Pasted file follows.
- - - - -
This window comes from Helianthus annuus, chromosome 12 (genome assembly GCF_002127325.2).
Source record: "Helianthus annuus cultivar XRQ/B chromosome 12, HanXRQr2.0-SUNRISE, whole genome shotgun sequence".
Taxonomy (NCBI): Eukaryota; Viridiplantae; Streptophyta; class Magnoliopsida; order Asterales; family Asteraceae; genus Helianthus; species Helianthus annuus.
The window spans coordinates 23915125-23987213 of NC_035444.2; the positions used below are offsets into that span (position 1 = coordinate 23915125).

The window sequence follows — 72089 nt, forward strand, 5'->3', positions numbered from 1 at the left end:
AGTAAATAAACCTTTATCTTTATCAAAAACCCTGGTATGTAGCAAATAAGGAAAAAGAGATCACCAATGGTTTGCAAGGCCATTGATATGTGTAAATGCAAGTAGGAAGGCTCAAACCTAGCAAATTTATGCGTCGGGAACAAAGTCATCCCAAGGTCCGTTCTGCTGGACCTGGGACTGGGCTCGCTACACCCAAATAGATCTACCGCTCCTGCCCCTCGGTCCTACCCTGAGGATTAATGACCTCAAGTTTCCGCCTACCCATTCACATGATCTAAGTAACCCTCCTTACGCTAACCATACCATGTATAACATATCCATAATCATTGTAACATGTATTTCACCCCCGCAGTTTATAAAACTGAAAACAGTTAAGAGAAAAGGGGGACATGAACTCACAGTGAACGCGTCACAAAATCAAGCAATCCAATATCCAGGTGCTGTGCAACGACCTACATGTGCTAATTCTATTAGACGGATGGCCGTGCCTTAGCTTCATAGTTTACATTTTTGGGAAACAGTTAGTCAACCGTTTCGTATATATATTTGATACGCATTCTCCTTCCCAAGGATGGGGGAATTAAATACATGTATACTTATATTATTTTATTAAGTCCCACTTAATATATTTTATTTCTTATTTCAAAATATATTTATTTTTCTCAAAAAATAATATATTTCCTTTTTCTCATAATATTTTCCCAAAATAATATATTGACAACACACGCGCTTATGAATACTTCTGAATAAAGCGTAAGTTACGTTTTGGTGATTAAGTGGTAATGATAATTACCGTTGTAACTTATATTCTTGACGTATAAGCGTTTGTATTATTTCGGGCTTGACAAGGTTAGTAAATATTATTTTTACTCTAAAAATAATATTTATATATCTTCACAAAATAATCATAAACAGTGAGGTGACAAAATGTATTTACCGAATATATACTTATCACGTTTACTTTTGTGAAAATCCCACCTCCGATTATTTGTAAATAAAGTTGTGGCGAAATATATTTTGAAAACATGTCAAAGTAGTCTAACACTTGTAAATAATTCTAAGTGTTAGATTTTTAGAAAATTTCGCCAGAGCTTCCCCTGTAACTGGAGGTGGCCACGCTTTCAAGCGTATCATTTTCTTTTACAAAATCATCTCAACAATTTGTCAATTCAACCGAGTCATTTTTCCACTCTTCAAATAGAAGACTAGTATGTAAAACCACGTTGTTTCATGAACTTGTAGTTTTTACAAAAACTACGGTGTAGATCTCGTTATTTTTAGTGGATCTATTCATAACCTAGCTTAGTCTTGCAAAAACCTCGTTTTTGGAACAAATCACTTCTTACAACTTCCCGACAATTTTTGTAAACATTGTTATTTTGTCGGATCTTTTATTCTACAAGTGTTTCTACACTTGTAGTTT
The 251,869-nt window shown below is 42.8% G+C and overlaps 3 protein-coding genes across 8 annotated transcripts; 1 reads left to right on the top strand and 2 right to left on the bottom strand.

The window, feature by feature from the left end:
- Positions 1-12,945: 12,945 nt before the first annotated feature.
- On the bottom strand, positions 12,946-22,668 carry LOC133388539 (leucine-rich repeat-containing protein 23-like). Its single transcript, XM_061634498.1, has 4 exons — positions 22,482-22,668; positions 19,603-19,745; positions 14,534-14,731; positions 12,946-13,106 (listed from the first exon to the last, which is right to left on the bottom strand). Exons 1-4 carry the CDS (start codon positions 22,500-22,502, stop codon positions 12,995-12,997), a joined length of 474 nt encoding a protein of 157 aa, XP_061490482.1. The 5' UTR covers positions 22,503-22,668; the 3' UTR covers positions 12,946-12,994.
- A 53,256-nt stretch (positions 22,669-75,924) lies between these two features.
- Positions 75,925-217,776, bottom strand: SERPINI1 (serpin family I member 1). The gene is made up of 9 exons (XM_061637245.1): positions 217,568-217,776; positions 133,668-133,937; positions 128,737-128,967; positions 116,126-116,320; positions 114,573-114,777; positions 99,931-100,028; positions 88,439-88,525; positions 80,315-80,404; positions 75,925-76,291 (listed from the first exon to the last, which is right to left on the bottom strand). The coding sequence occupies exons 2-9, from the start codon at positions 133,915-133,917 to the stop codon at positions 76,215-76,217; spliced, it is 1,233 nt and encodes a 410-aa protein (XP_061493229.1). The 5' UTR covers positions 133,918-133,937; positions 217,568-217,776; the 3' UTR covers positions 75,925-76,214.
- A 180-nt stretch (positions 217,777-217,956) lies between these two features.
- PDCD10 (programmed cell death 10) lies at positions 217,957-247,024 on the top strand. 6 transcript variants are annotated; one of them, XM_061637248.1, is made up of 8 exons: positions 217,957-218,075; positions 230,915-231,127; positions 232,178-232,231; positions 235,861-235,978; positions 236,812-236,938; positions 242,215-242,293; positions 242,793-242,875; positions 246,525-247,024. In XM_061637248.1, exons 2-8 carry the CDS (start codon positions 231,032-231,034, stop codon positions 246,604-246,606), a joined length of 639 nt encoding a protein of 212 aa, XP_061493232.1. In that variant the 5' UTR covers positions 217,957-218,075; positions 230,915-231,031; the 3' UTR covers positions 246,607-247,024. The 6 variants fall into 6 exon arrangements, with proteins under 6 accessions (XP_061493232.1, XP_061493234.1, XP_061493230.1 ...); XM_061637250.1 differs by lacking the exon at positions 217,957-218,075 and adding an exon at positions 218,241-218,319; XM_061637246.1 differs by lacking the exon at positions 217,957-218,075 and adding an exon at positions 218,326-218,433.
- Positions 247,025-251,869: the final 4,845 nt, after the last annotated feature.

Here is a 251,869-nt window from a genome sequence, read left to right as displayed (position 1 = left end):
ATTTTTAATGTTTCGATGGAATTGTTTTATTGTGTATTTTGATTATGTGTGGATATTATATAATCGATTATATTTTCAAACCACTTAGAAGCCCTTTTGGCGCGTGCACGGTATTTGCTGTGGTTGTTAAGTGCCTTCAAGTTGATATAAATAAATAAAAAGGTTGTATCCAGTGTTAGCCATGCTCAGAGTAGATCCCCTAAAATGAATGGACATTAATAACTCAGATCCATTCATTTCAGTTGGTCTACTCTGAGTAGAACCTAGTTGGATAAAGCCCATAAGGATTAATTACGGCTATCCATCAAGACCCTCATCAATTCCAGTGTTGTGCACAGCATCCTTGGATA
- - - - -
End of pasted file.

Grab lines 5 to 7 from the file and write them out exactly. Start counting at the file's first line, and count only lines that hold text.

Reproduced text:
The window sequence follows — 72089 nt, forward strand, 5'->3', positions numbered from 1 at the left end:
AGTAAATAAACCTTTATCTTTATCAAAAACCCTGGTATGTAGCAAATAAGGAAAAAGAGATCACCAATGGTTTGCAAGGCCATTGATATGTGTAAATGCAAGTAGGAAGGCTCAAACCTAGCAAATTTATGCGTCGGGAACAAAGTCATCCCAAGGTCCGTTCTGCTGGACCTGGGACTGGGCTCGCTACACCCAAATAGATCTACCGCTCCTGCCCCTCGGTCCTACCCTGAGGATTAATGACCTCAAGTTTCCGCCTACCCATTCACATGATCTAAGTAACCCTCCTTACGCTAACCATACCATGTATAACATATCCATAATCATTGTAACATGTATTTCACCCCCGCAGTTTATAAAACTGAAAACAGTTAAGAGAAAAGGGGGACATGAACTCACAGTGAACGCGTCACAAAATCAAGCAATCCAATATCCAGGTGCTGTGCAACGACCTACATGTGCTAATTCTATTAGACGGATGGCCGTGCCTTAGCTTCATAGTTTACATTTTTGGGAAACAGTTAGTCAACCGTTTCGTATATATATTTGATACGCATTCTCCTTCCCAAGGATGGGGGAATTAAATACATGTATACTTATATTATTTTATTAAGTCCCACTTAATATATTTTATTTCTTATTTCAAAATATATTTATTTTTCTCAAAAAATAATATATTTCCTTTTTCTCATAATATTTTCCCAAAATAATATATTGACAACACACGCGCTTATGAATACTTCTGAATAAAGCGTAAGTTACGTTTTGGTGATTAAGTGGTAATGATAATTACCGTTGTAACTTATATTCTTGACGTATAAGCGTTTGTATTATTTCGGGCTTGACAAGGTTAGTAAATATTATTTTTACTCTAAAAATAATATTTATATATCTTCACAAAATAATCATAAACAGTGAGGTGACAAAATGTATTTACCGAATATATACTTATCACGTTTACTTTTGTGAAAATCCCACCTCCGATTATTTGTAAATAAAGTTGTGGCGAAATATATTTTGAAAACATGTCAAAGTAGTCTAACACTTGTAAATAATTCTAAGTGTTAGATTTTTAGAAAATTTCGCCAGAGCTTCCCCTGTAACTGGAGGTGGCCACGCTTTCAAGCGTATCATTTTCTTTTACAAAATCATCTCAACAATTTGTCAATTCAACCGAGTCATTTTTCCACTCTTCAAATAGAAGACTAGTATGTAAAACCACGTTGTTTCATGAACTTGTAGTTTTTACAAAAACTACGGTGTAGATCTCGTTATTTTTAGTGGATCTATTCATAACCTAGCTTAGTCTTGCAAAAACCTCGTTTTTGGAACAAATCACTTCTTACAACTTCCCGACAATTTTTGTAAACATTGTTATTTTGTCGGATCTTTTATTCTACAAGTGTTTCTACACTTGTAGTTT
The 251,869-nt window shown below is 42.8% G+C and overlaps 3 protein-coding genes across 8 annotated transcripts; 1 reads left to right on the top strand and 2 right to left on the bottom strand.